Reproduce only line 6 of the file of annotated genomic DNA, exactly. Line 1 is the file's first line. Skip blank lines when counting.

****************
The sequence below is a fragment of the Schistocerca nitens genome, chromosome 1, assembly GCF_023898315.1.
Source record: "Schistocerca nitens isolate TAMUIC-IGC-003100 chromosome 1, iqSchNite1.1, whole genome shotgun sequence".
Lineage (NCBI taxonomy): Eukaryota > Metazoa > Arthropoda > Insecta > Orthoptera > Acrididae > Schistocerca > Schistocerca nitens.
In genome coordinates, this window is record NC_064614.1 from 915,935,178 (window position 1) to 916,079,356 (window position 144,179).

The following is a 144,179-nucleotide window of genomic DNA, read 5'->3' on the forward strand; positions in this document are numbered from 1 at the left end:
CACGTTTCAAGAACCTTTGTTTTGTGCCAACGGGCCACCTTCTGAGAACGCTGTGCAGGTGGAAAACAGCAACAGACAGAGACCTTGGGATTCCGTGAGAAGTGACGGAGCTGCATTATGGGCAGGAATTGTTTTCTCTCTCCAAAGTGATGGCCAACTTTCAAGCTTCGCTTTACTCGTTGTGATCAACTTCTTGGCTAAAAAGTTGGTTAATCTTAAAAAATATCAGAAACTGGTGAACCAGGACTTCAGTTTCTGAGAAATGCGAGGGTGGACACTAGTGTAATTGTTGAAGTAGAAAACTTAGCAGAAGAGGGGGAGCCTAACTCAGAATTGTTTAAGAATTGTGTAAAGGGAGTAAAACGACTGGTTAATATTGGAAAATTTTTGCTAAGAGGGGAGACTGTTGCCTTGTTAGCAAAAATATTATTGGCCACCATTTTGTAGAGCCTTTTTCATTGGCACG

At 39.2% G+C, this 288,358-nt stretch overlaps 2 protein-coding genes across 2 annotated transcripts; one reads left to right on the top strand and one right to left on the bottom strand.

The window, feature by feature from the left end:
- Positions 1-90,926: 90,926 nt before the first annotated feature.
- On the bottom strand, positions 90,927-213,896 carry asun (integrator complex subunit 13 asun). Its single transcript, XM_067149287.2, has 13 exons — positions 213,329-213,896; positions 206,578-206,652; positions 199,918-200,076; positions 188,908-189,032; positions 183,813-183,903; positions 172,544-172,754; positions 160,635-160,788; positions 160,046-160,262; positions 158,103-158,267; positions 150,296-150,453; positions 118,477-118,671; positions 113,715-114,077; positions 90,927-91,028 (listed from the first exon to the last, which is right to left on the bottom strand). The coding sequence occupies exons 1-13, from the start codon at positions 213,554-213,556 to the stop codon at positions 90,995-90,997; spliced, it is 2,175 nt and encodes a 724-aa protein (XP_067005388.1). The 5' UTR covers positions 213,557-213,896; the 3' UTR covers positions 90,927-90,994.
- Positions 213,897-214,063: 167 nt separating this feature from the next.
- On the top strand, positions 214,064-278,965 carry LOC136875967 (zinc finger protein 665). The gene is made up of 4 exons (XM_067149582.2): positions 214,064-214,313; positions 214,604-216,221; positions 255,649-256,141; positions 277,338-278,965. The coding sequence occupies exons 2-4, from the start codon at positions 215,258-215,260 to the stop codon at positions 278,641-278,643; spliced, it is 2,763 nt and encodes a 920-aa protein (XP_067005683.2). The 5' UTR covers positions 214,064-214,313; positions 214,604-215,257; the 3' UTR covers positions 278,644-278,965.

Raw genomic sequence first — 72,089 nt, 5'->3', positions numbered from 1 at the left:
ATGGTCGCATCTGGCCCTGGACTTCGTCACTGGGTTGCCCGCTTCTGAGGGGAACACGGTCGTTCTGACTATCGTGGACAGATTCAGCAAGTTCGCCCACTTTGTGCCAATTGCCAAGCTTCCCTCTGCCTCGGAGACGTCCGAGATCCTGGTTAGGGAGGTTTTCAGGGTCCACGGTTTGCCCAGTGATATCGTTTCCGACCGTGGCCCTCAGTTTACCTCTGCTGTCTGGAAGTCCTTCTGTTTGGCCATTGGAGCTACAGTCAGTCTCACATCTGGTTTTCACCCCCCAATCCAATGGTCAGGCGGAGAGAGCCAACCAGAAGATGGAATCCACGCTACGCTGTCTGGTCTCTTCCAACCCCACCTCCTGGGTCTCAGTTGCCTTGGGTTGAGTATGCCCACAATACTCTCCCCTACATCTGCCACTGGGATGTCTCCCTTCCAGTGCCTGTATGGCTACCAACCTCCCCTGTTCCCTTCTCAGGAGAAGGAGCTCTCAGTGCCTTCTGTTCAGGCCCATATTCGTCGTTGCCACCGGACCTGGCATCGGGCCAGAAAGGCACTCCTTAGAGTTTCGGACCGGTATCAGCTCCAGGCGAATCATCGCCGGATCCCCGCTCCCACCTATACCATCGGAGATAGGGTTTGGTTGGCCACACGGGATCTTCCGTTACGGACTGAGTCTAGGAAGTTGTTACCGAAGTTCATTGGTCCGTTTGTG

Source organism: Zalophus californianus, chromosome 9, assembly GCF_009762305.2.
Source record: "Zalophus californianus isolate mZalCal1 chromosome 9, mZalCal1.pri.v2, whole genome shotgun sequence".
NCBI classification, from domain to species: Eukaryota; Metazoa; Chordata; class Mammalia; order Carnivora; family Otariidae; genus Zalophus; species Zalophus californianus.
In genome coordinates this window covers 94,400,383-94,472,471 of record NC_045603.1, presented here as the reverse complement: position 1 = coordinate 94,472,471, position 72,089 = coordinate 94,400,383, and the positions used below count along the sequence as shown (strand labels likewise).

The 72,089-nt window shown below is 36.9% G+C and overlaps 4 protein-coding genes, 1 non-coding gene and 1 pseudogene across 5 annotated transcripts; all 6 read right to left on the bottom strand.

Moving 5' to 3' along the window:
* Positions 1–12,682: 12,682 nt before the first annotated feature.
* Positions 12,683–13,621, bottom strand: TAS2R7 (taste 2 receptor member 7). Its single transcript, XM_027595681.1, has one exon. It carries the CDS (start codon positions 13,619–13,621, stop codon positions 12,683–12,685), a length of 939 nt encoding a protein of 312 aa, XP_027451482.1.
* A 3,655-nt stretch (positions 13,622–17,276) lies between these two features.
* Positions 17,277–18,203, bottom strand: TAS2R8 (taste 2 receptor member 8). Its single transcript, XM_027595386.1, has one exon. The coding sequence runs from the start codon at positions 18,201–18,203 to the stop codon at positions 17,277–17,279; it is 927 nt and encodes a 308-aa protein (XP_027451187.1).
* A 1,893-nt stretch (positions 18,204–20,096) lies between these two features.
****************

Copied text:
CACGTTTCAAGAACCTTTGTTTTGTGCCAACGGGCCACCTTCTGAGAACGCTGTGCAGGTGGAAAACAGCAACAGACAGAGACCTTGGGATTCCGTGAGAAGTGACGGAGCTGCATTATGGGCAGGAATTGTTTTCTCTCTCCAAAGTGATGGCCAACTTTCAAGCTTCGCTTTACTCGTTGTGATCAACTTCTTGGCTAAAAAGTTGGTTAATCTTAAAAAATATCAGAAACTGGTGAACCAGGACTTCAGTTTCTGAGAAATGCGAGGGTGGACACTAGTGTAATTGTTGAAGTAGAAAACTTAGCAGAAGAGGGGGAGCCTAACTCAGAATTGTTTAAGAATTGTGTAAAGGGAGTAAAACGACTGGTTAATATTGGAAAATTTTTGCTAAGAGGGGAGACTGTTGCCTTGTTAGCAAAAATATTATTGGCCACCATTTTGTAGAGCCTTTTTCATTGGCACG